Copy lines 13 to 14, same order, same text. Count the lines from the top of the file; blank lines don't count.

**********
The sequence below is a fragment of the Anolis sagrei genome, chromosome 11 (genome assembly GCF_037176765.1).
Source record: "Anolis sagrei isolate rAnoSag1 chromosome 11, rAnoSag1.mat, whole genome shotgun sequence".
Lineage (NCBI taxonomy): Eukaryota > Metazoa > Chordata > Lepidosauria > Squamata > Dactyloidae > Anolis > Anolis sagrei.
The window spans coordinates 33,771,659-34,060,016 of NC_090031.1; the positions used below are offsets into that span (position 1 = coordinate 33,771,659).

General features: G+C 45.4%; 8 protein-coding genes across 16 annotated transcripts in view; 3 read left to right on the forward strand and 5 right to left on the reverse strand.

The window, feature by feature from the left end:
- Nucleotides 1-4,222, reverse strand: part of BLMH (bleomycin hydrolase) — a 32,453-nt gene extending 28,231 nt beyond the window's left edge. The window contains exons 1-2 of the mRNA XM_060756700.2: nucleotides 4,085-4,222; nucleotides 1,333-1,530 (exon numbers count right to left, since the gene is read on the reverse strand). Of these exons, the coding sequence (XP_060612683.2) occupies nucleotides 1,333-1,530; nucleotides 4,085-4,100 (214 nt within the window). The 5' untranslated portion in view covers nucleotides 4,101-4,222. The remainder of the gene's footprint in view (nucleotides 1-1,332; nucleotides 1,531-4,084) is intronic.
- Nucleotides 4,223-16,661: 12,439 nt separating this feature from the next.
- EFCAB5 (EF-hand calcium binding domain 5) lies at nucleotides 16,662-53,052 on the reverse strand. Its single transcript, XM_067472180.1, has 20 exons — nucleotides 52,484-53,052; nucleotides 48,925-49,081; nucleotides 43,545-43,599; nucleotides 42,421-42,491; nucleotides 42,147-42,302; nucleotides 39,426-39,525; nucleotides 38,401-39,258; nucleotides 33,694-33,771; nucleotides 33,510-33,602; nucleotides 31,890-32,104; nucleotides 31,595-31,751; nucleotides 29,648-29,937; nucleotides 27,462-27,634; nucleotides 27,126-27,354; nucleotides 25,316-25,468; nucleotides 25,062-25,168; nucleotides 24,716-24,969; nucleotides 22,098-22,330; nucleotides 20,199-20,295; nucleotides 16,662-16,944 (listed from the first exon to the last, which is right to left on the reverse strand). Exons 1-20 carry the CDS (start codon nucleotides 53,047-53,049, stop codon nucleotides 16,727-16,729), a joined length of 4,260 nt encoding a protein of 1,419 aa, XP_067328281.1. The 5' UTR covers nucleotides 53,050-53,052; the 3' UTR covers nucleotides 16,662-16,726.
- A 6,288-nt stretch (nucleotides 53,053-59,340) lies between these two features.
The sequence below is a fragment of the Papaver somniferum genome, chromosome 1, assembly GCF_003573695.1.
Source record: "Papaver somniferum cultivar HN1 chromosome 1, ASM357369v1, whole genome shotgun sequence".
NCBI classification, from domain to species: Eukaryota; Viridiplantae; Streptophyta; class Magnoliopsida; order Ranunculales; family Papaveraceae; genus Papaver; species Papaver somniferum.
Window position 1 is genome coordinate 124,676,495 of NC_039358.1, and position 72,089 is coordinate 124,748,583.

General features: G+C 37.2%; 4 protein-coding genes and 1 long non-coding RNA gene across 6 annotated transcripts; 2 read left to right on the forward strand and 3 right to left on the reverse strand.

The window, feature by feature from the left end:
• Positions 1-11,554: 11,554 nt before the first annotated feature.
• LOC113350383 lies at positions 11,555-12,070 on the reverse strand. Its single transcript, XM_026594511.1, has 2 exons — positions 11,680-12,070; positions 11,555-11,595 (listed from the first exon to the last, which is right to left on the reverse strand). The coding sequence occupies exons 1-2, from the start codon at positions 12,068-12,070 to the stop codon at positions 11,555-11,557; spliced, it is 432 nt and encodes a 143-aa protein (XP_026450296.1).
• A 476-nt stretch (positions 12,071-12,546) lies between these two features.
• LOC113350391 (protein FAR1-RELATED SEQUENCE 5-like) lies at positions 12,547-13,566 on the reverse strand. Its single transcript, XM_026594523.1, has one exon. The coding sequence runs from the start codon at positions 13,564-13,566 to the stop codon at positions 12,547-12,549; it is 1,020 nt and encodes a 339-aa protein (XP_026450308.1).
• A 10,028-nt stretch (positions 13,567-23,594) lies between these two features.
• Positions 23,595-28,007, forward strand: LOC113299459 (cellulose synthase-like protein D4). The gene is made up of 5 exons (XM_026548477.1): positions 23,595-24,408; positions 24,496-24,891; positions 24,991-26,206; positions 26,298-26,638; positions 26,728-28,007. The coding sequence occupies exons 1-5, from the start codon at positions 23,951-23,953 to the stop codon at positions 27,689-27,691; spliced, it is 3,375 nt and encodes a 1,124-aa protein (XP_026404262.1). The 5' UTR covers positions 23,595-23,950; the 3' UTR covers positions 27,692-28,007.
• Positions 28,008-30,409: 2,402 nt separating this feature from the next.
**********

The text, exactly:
NCBI classification, from domain to species: Eukaryota; Viridiplantae; Streptophyta; class Magnoliopsida; order Ranunculales; family Papaveraceae; genus Papaver; species Papaver somniferum.
Window position 1 is genome coordinate 124,676,495 of NC_039358.1, and position 72,089 is coordinate 124,748,583.